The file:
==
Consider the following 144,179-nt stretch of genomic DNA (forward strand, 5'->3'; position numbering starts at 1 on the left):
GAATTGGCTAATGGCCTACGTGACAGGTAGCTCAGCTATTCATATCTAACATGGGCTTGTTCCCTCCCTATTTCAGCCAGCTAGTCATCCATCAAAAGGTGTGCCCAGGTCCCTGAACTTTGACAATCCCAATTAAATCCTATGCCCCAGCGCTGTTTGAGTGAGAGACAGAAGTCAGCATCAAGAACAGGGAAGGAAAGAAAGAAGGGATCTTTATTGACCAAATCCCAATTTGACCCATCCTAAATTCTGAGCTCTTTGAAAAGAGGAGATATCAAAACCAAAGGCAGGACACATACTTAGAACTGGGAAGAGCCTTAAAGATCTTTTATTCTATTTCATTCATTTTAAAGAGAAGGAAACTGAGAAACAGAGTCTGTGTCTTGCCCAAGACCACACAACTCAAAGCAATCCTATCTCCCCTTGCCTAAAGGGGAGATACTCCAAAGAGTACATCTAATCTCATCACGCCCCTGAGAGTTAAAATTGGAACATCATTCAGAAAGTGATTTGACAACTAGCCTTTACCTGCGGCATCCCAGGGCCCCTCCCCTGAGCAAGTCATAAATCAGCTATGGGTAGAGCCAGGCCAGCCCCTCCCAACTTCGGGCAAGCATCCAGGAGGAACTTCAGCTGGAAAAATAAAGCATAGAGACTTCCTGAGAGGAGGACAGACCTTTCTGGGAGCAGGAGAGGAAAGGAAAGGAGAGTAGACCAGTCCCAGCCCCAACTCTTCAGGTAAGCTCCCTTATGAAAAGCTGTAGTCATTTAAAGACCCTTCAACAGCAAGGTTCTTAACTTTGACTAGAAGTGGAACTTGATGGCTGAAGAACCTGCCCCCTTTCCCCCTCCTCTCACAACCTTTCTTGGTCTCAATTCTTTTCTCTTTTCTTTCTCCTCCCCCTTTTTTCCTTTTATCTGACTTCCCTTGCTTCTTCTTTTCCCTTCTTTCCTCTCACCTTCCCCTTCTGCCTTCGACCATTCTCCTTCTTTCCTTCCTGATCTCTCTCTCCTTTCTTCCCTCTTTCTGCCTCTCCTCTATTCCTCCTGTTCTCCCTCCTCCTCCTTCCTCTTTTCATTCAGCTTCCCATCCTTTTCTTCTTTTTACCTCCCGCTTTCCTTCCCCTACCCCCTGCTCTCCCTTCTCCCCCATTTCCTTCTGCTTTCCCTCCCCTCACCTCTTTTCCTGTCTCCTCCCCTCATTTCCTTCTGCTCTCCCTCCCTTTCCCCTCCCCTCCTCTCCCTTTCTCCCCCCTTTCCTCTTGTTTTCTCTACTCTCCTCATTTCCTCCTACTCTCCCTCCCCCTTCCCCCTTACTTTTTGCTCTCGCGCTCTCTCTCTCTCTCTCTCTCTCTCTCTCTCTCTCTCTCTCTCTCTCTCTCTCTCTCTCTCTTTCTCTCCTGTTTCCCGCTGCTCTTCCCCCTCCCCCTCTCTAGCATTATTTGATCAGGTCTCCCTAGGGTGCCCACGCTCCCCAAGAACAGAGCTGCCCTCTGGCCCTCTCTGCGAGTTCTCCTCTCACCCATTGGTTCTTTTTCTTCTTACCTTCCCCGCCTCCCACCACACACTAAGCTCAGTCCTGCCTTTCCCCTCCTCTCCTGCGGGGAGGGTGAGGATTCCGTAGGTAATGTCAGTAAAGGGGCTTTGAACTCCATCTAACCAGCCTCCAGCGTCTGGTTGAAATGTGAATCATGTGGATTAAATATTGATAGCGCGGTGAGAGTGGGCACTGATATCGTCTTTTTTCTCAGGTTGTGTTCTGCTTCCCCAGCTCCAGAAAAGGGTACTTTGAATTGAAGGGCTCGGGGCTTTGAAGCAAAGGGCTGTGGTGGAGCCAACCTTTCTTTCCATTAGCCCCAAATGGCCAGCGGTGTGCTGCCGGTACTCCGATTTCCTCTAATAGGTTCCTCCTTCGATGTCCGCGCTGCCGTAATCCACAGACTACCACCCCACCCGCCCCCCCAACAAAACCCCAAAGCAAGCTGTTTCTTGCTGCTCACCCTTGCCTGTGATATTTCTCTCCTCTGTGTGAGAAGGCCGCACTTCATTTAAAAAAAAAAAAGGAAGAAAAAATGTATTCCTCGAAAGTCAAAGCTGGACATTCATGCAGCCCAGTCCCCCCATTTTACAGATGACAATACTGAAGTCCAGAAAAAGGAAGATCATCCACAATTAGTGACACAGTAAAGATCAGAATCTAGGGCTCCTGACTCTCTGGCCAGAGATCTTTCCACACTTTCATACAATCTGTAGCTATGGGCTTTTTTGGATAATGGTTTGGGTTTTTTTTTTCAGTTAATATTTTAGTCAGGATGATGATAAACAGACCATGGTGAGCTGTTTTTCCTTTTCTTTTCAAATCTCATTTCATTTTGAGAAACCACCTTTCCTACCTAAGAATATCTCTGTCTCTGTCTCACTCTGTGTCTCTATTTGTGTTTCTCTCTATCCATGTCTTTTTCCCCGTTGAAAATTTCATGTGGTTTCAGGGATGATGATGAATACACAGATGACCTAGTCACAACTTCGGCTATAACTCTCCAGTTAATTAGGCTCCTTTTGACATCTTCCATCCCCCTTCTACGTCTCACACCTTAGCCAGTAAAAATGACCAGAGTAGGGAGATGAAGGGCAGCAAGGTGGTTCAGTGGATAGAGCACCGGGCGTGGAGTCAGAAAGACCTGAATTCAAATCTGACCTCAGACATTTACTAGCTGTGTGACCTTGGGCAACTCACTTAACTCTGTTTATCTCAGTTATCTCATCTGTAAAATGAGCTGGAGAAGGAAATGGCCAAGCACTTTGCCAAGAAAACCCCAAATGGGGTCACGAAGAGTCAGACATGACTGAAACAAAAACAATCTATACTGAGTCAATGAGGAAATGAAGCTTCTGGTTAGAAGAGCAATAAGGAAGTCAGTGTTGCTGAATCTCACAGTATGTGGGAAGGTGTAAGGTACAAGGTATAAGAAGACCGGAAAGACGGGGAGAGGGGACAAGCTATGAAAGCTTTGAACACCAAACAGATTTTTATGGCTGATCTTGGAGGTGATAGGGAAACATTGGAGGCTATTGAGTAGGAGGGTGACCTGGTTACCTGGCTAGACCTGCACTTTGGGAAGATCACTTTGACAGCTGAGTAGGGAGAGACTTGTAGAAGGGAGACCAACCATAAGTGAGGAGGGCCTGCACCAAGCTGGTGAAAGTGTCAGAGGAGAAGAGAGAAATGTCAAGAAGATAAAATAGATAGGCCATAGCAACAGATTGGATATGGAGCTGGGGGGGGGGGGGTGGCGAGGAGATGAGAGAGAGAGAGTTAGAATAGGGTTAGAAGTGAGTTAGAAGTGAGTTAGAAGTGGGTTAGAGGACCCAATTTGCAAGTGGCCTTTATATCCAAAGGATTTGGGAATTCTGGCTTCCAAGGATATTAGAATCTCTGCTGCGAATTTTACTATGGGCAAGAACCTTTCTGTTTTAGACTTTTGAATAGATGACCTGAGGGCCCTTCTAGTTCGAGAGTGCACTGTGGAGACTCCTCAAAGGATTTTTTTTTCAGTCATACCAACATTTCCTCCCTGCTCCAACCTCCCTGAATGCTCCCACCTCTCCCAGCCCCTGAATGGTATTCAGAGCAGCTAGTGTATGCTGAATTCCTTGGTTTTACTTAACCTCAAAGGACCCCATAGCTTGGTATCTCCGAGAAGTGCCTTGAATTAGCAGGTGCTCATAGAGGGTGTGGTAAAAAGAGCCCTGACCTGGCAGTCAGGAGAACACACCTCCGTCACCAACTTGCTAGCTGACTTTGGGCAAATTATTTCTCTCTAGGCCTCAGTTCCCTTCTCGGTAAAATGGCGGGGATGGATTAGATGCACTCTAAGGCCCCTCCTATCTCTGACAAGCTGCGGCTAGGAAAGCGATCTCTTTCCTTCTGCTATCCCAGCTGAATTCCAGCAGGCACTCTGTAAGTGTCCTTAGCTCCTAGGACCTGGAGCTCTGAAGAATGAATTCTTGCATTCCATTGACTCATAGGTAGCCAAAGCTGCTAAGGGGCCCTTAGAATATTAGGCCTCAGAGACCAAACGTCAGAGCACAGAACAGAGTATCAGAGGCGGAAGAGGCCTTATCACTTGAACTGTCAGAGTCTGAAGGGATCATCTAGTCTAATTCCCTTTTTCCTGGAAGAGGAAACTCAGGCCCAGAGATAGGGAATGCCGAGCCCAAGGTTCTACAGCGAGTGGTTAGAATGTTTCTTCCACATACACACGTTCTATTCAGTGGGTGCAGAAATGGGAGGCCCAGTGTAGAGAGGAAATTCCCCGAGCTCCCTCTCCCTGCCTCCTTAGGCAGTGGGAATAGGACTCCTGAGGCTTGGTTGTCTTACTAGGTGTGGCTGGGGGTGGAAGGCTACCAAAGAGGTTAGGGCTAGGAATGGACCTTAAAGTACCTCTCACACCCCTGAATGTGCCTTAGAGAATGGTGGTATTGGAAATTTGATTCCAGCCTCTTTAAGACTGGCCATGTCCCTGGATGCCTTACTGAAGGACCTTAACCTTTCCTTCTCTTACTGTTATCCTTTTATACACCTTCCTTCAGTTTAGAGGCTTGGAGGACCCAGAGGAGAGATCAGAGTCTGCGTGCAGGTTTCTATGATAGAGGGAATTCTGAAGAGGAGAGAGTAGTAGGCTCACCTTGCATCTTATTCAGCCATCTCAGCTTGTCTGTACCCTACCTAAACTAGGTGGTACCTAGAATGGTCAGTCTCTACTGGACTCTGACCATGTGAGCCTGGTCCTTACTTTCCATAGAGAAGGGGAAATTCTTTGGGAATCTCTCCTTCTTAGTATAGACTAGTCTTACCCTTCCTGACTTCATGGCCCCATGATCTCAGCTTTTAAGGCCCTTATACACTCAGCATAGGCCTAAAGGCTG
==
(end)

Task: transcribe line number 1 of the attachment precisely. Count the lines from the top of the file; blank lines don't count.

Consider the following 144,179-nt stretch of genomic DNA (forward strand, 5'->3'; position numbering starts at 1 on the left):